This page contains some thoughts I have been having about the future (if
any) of the
project/files, and some possible courses it might take.
I welcome discussion, feedback, etc. It can be posted on the
sci.lang.japan newsgroup or emailed to me
Wiktionary-oriented discussion is probably best carried out on the
Why Am I Raising This Topic?
Well, editing and coordinating these files has been largely a
one-man-band. Me. Sure there has been a lot of advice from others, and
certainly masses of input, but I have set the standards, done the
updates, released new versions, etc. etc.
I think the files are useful enough and of a good enough quality that
they deserve to live on, expand, be maintained, etc. They are the only
freely-available and parseable source of Japanese-English lexical
I would like to see a future where:
- the project is continuing and to a major extent self-sustaining,
with the edit/update processes spread over a larger group of people;
- it is not at all dependent on my continued involvement. I won't be
around forever, and in fact after 14 years of EDICT I am seriously
thinking about the rest of my life (of which there is not an awful lot
- it is not dependent on support from Monash University. My honorary
there will not continue for ever, and internal changes at Monash may
well result in withdrawal of server support.
My Vision, Hopes, Whatever.
What I would like to see is something like this:
- the underlying database from which the EDICT and JMdict files are
generated migrates from its present form (a large text file on my PC)
to an on-line database where it can be seen, edited, expanded,
etc. by a community of users;
- the edits to the database undergo some form of moderation/oversight,
either prior to their commitment (e.g. a moderation panel) or a more
passive after-the-event fixing of mistakes (more the Wiki model);
- from the on-line database a regular and automatic extraction take
place to generate the distributed forms of the file (currently EDICT and
JMdict, but there may be other formats in the future.)
- a more "open" copyright and usage licence arrangment. I am
considering moving to a
licence. The one I have in mind is the
licence, which is very similar to the current one.
Well, as I see it there are two main ways this vision could be
A Special System
A server be developed around updating the EDICT/JMdict database.
- could be made to match exactly the desired update model.
- new releases of EDICT, JMdict, etc. would be relatively straightforward.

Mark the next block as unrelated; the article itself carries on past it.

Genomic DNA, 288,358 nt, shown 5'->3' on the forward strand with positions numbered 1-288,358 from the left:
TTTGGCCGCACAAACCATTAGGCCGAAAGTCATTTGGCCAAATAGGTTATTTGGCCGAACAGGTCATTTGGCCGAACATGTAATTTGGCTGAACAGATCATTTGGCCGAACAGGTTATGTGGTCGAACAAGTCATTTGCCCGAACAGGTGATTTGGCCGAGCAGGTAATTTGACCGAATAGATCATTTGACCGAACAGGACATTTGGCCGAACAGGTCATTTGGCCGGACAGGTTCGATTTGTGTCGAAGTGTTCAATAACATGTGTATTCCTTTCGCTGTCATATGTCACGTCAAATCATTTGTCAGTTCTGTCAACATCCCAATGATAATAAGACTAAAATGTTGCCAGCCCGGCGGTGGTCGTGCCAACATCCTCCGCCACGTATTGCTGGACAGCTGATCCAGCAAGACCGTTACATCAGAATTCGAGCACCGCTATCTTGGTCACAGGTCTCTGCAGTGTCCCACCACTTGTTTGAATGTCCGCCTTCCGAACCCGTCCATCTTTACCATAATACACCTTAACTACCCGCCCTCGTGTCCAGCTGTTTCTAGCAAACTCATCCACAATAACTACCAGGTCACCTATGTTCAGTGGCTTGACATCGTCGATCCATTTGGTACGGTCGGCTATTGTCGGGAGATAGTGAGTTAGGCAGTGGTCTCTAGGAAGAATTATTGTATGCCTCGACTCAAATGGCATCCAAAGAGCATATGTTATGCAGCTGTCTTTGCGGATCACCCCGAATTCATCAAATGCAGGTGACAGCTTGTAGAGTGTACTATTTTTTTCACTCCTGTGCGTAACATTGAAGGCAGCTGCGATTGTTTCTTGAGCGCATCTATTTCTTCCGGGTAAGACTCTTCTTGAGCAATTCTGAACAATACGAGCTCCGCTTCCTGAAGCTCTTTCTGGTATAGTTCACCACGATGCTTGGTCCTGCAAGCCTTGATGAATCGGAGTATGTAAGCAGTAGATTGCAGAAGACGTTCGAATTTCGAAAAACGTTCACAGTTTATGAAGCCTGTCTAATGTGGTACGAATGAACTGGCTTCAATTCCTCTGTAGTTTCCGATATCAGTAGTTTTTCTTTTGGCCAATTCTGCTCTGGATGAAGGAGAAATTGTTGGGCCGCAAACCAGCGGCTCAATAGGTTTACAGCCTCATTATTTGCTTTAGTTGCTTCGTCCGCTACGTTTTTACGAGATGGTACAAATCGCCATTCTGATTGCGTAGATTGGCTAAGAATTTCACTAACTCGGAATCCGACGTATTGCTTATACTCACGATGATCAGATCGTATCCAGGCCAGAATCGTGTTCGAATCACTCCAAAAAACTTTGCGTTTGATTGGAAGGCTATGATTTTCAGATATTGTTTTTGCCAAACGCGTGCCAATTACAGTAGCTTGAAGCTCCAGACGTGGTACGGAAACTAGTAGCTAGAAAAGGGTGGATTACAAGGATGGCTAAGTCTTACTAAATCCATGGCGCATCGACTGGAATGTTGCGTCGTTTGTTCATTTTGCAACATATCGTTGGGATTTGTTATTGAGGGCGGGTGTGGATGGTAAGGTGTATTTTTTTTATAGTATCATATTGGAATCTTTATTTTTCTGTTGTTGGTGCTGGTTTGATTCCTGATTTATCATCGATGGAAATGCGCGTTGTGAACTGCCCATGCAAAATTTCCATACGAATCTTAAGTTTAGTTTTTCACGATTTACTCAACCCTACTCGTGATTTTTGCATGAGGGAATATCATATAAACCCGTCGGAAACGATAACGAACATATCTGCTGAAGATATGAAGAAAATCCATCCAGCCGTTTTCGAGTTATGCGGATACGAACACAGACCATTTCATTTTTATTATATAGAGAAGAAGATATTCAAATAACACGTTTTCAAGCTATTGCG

- existing copyright, etc. arrangements continue.
- a significant software development/debug effort needed.
- maintenance, future location of the server become issues.
- actually making it happen. I have been exploring PHP/MySql (all my WWW
server work in the past has been in C and not used databases). I'm
feeling a bit tired and old for yet-another major software development.
- maybe some other software could be modified to do the task, e.g.
Move Into An Established Environment, e.g. Wiktionary
The entire dictionary database is uploaded into an established "wiki"
Edits would happen in that environment, i.e.
could edit any entry.
- a well-established environment, with excellent prospects for ongoing
support and availability;
- high and growing visibility, with the prospects of gathering a
large(r) support community.
- it may be very difficult to maintain a tight entry format.
Wiktionary is more oriented to what you see on the screen and less to
generation of an accurately marked-up data set.
- the Wiktionary editing process is rather clumsy, and more oriented
to free-form text than tightly defined fields.
- Copyright. Wiktionary uses the
GNU Free Documentation License,
which is more oriented to things like software manuals. It has no
provision for mandating attribution of source in followup applications
of the files, for example.
- actually getting such a move accepted within Wiktionary. Wiktionary
is currently a set of monolingual subprojects. It currently has no formal
structure for bilingual dictionaries.
- getting the EDICT/JMdict data structure accepted. It is very much
tailored to the issues associated with Japanese lexicography, and may
not find acceptance in a a wider framework.
- download of the files and conversion into the EDICT, JMdict, etc.
forms may be a major task.